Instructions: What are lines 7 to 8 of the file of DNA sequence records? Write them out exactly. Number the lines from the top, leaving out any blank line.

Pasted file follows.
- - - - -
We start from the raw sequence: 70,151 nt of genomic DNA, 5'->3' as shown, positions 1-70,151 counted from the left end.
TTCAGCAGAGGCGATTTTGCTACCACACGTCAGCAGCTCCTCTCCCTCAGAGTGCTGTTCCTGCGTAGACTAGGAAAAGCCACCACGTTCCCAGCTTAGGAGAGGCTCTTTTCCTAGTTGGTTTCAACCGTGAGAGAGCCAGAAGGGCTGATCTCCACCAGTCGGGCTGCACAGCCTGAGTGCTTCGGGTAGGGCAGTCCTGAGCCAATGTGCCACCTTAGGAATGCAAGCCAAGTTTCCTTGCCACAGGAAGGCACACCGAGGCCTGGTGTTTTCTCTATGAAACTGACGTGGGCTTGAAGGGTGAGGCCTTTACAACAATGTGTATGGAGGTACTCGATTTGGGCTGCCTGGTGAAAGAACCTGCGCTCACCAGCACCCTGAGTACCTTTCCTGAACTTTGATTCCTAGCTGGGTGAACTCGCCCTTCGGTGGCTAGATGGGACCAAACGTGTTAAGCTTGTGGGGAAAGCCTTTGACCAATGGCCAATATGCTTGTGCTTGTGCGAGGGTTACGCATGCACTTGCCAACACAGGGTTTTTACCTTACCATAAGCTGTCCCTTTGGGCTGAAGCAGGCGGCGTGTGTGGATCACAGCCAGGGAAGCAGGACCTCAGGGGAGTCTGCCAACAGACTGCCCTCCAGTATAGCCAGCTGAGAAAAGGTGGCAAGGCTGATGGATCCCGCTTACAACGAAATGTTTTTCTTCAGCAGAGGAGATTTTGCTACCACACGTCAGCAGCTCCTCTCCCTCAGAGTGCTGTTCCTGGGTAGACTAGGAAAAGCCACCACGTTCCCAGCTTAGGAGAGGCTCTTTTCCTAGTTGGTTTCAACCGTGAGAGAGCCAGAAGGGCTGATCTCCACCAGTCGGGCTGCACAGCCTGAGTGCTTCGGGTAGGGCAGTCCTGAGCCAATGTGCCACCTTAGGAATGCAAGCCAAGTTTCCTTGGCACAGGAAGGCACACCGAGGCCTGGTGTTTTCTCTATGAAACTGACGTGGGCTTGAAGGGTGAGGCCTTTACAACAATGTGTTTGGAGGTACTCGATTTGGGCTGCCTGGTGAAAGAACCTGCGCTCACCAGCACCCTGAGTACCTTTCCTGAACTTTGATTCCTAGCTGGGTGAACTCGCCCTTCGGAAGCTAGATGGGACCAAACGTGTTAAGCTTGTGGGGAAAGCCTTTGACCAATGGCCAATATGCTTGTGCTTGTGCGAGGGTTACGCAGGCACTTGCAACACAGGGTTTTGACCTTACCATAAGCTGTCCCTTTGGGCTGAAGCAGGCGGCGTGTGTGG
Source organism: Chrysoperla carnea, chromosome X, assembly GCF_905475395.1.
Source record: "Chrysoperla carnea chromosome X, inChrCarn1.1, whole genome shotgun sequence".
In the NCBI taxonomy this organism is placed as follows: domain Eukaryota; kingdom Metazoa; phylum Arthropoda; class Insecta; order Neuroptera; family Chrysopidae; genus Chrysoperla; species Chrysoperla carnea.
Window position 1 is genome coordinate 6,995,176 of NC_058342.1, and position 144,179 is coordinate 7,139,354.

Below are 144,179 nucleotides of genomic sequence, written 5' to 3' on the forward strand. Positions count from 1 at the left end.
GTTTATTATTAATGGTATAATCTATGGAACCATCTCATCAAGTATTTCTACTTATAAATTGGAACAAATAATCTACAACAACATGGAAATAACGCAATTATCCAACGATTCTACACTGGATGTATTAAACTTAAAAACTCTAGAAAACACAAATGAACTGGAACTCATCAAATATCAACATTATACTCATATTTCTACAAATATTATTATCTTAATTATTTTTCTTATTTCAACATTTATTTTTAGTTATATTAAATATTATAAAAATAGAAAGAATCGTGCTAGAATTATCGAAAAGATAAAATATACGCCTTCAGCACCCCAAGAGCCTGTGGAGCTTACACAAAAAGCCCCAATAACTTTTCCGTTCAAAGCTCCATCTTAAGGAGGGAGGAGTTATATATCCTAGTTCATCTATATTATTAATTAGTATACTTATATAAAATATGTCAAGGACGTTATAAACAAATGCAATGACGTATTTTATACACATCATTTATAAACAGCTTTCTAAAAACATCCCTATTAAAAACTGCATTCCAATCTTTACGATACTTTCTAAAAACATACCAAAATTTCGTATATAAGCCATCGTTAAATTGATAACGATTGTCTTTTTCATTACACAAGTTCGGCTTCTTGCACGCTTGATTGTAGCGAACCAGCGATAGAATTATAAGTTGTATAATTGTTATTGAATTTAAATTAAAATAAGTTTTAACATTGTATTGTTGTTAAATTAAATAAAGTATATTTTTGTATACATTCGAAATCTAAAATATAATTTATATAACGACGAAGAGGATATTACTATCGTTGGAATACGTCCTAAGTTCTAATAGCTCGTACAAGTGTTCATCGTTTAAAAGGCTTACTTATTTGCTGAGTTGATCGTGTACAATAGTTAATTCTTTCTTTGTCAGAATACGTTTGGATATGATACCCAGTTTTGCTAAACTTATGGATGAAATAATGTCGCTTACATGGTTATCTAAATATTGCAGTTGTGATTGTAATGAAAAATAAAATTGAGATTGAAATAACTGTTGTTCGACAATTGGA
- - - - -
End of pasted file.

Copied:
Below are 144,179 nucleotides of genomic sequence, written 5' to 3' on the forward strand. Positions count from 1 at the left end.
GTTTATTATTAATGGTATAATCTATGGAACCATCTCATCAAGTATTTCTACTTATAAATTGGAACAAATAATCTACAACAACATGGAAATAACGCAATTATCCAACGATTCTACACTGGATGTATTAAACTTAAAAACTCTAGAAAACACAAATGAACTGGAACTCATCAAATATCAACATTATACTCATATTTCTACAAATATTATTATCTTAATTATTTTTCTTATTTCAACATTTATTTTTAGTTATATTAAATATTATAAAAATAGAAAGAATCGTGCTAGAATTATCGAAAAGATAAAATATACGCCTTCAGCACCCCAAGAGCCTGTGGAGCTTACACAAAAAGCCCCAATAACTTTTCCGTTCAAAGCTCCATCTTAAGGAGGGAGGAGTTATATATCCTAGTTCATCTATATTATTAATTAGTATACTTATATAAAATATGTCAAGGACGTTATAAACAAATGCAATGACGTATTTTATACACATCATTTATAAACAGCTTTCTAAAAACATCCCTATTAAAAACTGCATTCCAATCTTTACGATACTTTCTAAAAACATACCAAAATTTCGTATATAAGCCATCGTTAAATTGATAACGATTGTCTTTTTCATTACACAAGTTCGGCTTCTTGCACGCTTGATTGTAGCGAACCAGCGATAGAATTATAAGTTGTATAATTGTTATTGAATTTAAATTAAAATAAGTTTTAACATTGTATTGTTGTTAAATTAAATAAAGTATATTTTTGTATACATTCGAAATCTAAAATATAATTTATATAACGACGAAGAGGATATTACTATCGTTGGAATACGTCCTAAGTTCTAATAGCTCGTACAAGTGTTCATCGTTTAAAAGGCTTACTTATTTGCTGAGTTGATCGTGTACAATAGTTAATTCTTTCTTTGTCAGAATACGTTTGGATATGATACCCAGTTTTGCTAAACTTATGGATGAAATAATGTCGCTTACATGGTTATCTAAATATTGCAGTTGTGATTGTAATGAAAAATAAAATTGAGATTGAAATAACTGTTGTTCGACAATTGGA